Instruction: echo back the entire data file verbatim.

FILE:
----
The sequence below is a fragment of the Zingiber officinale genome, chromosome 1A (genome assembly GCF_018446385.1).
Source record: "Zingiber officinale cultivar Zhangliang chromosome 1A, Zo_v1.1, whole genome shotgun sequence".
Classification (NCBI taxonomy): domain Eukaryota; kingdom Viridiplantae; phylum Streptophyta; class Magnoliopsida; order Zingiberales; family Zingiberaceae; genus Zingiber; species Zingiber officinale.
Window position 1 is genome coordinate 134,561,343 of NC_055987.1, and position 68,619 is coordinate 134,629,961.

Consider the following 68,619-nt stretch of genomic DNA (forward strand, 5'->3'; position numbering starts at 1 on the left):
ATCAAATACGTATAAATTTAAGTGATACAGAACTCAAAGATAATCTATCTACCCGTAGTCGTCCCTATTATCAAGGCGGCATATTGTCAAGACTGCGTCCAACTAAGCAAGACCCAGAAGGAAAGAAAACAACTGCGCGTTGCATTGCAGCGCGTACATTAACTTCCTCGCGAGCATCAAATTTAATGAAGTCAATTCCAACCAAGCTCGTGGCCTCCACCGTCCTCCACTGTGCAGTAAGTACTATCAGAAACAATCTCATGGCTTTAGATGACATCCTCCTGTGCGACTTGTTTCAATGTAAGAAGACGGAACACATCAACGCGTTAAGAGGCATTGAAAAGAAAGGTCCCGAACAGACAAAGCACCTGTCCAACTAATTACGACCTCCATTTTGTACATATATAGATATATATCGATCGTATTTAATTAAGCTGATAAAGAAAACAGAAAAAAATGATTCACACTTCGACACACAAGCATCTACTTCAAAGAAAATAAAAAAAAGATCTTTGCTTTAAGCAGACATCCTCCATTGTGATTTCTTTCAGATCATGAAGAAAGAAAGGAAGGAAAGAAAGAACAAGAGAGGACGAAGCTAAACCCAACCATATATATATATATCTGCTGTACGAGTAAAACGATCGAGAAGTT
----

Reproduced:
The sequence below is a fragment of the Zingiber officinale genome, chromosome 1A (genome assembly GCF_018446385.1).
Source record: "Zingiber officinale cultivar Zhangliang chromosome 1A, Zo_v1.1, whole genome shotgun sequence".
Classification (NCBI taxonomy): domain Eukaryota; kingdom Viridiplantae; phylum Streptophyta; class Magnoliopsida; order Zingiberales; family Zingiberaceae; genus Zingiber; species Zingiber officinale.
Window position 1 is genome coordinate 134,561,343 of NC_055987.1, and position 68,619 is coordinate 134,629,961.

Consider the following 68,619-nt stretch of genomic DNA (forward strand, 5'->3'; position numbering starts at 1 on the left):
ATCAAATACGTATAAATTTAAGTGATACAGAACTCAAAGATAATCTATCTACCCGTAGTCGTCCCTATTATCAAGGCGGCATATTGTCAAGACTGCGTCCAACTAAGCAAGACCCAGAAGGAAAGAAAACAACTGCGCGTTGCATTGCAGCGCGTACATTAACTTCCTCGCGAGCATCAAATTTAATGAAGTCAATTCCAACCAAGCTCGTGGCCTCCACCGTCCTCCACTGTGCAGTAAGTACTATCAGAAACAATCTCATGGCTTTAGATGACATCCTCCTGTGCGACTTGTTTCAATGTAAGAAGACGGAACACATCAACGCGTTAAGAGGCATTGAAAAGAAAGGTCCCGAACAGACAAAGCACCTGTCCAACTAATTACGACCTCCATTTTGTACATATATAGATATATATCGATCGTATTTAATTAAGCTGATAAAGAAAACAGAAAAAAATGATTCACACTTCGACACACAAGCATCTACTTCAAAGAAAATAAAAAAAAGATCTTTGCTTTAAGCAGACATCCTCCATTGTGATTTCTTTCAGATCATGAAGAAAGAAAGGAAGGAAAGAAAGAACAAGAGAGGACGAAGCTAAACCCAACCATATATATATATATCTGCTGTACGAGTAAAACGATCGAGAAGTT